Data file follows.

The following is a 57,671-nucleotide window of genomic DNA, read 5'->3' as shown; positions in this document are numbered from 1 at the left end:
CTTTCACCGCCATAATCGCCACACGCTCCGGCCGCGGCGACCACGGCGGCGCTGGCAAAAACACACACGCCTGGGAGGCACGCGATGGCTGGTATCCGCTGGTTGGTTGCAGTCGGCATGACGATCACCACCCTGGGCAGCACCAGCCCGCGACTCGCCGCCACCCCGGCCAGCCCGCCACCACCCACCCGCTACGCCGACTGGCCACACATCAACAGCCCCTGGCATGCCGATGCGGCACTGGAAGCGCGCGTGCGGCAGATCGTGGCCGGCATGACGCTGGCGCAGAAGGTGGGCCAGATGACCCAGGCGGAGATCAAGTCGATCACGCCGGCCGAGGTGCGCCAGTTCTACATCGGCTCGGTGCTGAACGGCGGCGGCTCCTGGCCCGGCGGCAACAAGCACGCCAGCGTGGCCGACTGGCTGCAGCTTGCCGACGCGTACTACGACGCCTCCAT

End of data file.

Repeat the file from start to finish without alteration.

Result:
The following is a 57,671-nucleotide window of genomic DNA, read 5'->3' as shown; positions in this document are numbered from 1 at the left end:
CTTTCACCGCCATAATCGCCACACGCTCCGGCCGCGGCGACCACGGCGGCGCTGGCAAAAACACACACGCCTGGGAGGCACGCGATGGCTGGTATCCGCTGGTTGGTTGCAGTCGGCATGACGATCACCACCCTGGGCAGCACCAGCCCGCGACTCGCCGCCACCCCGGCCAGCCCGCCACCACCCACCCGCTACGCCGACTGGCCACACATCAACAGCCCCTGGCATGCCGATGCGGCACTGGAAGCGCGCGTGCGGCAGATCGTGGCCGGCATGACGCTGGCGCAGAAGGTGGGCCAGATGACCCAGGCGGAGATCAAGTCGATCACGCCGGCCGAGGTGCGCCAGTTCTACATCGGCTCGGTGCTGAACGGCGGCGGCTCCTGGCCCGGCGGCAACAAGCACGCCAGCGTGGCCGACTGGCTGCAGCTTGCCGACGCGTACTACGACGCCTCCAT